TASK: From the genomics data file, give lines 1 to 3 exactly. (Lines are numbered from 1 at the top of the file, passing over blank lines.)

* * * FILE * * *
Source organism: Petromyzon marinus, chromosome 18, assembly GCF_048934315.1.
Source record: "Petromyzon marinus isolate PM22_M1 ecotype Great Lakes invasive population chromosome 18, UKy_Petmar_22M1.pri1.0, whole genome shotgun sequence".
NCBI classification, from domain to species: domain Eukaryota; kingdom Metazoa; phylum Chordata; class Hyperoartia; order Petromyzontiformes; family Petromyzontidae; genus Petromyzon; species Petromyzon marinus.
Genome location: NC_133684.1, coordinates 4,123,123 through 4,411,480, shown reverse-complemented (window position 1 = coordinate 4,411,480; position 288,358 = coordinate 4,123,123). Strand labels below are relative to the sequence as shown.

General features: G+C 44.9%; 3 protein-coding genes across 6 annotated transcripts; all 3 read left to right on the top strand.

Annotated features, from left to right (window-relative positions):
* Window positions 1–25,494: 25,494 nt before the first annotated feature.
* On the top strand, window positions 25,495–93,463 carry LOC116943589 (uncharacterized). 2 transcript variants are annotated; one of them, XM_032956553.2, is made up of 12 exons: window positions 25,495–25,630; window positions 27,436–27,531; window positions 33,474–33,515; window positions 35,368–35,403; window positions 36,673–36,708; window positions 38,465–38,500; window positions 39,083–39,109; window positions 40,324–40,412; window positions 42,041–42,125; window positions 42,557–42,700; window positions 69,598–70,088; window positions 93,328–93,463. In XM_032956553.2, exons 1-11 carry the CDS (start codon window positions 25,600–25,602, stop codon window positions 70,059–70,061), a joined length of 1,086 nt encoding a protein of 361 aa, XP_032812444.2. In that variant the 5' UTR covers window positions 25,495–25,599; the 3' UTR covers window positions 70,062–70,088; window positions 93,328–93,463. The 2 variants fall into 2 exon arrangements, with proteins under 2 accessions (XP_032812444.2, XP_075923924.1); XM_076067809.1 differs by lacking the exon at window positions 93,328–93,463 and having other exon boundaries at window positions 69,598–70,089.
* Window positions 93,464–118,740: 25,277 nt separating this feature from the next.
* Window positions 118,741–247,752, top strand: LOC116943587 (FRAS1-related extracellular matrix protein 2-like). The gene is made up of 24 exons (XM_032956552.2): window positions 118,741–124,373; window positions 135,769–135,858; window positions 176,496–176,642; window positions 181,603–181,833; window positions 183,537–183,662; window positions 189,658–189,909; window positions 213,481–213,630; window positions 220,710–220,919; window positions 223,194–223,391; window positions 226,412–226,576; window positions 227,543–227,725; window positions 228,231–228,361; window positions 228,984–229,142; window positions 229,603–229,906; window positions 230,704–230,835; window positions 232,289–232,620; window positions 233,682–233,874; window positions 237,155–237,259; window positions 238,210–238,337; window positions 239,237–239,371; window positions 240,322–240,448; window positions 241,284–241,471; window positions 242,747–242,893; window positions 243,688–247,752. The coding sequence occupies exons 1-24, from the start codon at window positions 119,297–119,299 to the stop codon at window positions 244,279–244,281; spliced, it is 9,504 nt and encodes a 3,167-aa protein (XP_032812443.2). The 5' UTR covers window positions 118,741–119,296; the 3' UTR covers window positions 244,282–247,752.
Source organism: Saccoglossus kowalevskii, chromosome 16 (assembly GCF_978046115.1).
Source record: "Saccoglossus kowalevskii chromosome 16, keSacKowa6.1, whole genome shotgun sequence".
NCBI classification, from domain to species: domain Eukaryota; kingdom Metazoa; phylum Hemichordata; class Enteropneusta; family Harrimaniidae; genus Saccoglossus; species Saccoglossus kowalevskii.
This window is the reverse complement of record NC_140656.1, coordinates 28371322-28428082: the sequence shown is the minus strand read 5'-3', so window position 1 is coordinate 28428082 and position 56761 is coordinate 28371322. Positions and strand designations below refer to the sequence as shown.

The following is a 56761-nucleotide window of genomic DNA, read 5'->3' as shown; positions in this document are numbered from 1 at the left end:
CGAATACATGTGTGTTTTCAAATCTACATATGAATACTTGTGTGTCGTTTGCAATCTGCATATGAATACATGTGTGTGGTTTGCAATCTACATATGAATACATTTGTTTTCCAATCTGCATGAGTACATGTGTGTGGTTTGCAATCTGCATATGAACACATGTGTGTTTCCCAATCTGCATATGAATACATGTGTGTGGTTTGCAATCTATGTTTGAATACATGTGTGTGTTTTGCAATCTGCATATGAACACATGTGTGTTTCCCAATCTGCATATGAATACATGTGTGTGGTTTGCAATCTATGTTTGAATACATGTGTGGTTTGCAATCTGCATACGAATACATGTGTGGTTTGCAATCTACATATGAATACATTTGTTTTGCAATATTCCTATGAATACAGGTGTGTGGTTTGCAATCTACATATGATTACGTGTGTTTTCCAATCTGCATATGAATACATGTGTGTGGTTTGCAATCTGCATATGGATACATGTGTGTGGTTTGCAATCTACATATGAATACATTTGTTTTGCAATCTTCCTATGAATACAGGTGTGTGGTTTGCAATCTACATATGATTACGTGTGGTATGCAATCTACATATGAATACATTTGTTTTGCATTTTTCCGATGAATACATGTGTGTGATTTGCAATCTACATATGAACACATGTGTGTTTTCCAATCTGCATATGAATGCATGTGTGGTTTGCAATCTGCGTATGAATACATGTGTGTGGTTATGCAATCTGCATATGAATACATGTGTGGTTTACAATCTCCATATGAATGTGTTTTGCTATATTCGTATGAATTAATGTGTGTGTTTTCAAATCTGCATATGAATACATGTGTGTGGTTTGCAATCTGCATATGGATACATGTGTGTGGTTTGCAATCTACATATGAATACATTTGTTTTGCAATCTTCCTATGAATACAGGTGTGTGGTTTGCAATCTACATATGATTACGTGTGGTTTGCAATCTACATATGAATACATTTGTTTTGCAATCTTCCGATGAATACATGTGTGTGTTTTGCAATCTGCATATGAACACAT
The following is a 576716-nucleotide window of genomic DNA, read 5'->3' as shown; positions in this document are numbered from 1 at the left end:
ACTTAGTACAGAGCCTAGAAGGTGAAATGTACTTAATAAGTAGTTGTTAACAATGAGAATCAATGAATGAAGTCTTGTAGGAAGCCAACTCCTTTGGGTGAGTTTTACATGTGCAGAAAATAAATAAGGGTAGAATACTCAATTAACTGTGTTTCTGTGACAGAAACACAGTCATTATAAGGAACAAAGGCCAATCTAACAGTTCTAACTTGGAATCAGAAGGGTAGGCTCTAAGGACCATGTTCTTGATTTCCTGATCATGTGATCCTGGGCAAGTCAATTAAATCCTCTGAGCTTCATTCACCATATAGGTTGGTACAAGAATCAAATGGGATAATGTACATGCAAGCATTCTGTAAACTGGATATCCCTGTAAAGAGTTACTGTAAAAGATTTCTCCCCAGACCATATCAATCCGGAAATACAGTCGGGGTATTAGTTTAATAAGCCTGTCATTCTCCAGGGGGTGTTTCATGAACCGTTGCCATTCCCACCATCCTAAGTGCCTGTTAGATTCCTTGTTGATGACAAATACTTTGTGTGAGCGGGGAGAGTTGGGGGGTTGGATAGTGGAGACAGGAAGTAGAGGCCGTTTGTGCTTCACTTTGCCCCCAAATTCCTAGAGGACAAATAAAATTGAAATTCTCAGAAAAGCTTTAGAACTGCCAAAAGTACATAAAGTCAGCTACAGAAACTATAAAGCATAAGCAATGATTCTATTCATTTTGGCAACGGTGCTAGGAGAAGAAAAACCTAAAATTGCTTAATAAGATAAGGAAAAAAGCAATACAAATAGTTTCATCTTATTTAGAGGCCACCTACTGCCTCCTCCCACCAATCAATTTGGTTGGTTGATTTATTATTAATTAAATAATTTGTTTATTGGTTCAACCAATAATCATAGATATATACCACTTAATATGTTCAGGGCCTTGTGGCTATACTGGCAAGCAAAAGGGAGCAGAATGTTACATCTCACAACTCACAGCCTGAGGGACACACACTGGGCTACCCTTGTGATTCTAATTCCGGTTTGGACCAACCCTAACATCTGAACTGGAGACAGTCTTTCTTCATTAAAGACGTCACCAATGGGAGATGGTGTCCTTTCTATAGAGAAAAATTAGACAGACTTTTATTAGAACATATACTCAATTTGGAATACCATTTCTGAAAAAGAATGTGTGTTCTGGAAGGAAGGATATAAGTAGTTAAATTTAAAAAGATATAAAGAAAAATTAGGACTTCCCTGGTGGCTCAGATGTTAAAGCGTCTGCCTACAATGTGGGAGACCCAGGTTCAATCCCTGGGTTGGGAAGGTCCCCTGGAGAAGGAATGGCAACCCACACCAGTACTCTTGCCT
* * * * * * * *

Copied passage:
Source organism: Petromyzon marinus, chromosome 18, assembly GCF_048934315.1.
Source record: "Petromyzon marinus isolate PM22_M1 ecotype Great Lakes invasive population chromosome 18, UKy_Petmar_22M1.pri1.0, whole genome shotgun sequence".
NCBI classification, from domain to species: domain Eukaryota; kingdom Metazoa; phylum Chordata; class Hyperoartia; order Petromyzontiformes; family Petromyzontidae; genus Petromyzon; species Petromyzon marinus.